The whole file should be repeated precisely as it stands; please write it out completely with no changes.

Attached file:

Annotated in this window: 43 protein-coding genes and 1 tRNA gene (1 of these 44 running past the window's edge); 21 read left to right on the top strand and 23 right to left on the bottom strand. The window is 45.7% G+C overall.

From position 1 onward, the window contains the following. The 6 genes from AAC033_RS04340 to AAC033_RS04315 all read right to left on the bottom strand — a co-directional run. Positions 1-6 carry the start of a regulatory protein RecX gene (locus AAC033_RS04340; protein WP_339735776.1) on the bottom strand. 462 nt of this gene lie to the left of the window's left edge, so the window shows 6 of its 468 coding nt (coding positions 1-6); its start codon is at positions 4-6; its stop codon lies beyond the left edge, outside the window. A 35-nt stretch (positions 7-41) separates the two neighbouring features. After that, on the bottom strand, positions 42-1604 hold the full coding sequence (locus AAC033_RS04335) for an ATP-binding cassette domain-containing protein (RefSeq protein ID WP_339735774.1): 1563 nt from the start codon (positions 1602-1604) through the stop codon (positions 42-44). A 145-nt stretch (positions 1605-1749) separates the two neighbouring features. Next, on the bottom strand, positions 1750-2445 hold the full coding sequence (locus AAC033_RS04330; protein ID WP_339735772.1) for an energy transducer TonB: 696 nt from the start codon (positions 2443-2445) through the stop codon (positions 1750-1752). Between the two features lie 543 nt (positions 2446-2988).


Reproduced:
Annotated in this window: 43 protein-coding genes and 1 tRNA gene (1 of these 44 running past the window's edge); 21 read left to right on the top strand and 23 right to left on the bottom strand. The window is 45.7% G+C overall.

From position 1 onward, the window contains the following. The 6 genes from AAC033_RS04340 to AAC033_RS04315 all read right to left on the bottom strand — a co-directional run. Positions 1-6 carry the start of a regulatory protein RecX gene (locus AAC033_RS04340; protein WP_339735776.1) on the bottom strand. 462 nt of this gene lie to the left of the window's left edge, so the window shows 6 of its 468 coding nt (coding positions 1-6); its start codon is at positions 4-6; its stop codon lies beyond the left edge, outside the window. A 35-nt stretch (positions 7-41) separates the two neighbouring features. After that, on the bottom strand, positions 42-1604 hold the full coding sequence (locus AAC033_RS04335) for an ATP-binding cassette domain-containing protein (RefSeq protein ID WP_339735774.1): 1563 nt from the start codon (positions 1602-1604) through the stop codon (positions 42-44). A 145-nt stretch (positions 1605-1749) separates the two neighbouring features. Next, on the bottom strand, positions 1750-2445 hold the full coding sequence (locus AAC033_RS04330; protein ID WP_339735772.1) for an energy transducer TonB: 696 nt from the start codon (positions 2443-2445) through the stop codon (positions 1750-1752). Between the two features lie 543 nt (positions 2446-2988).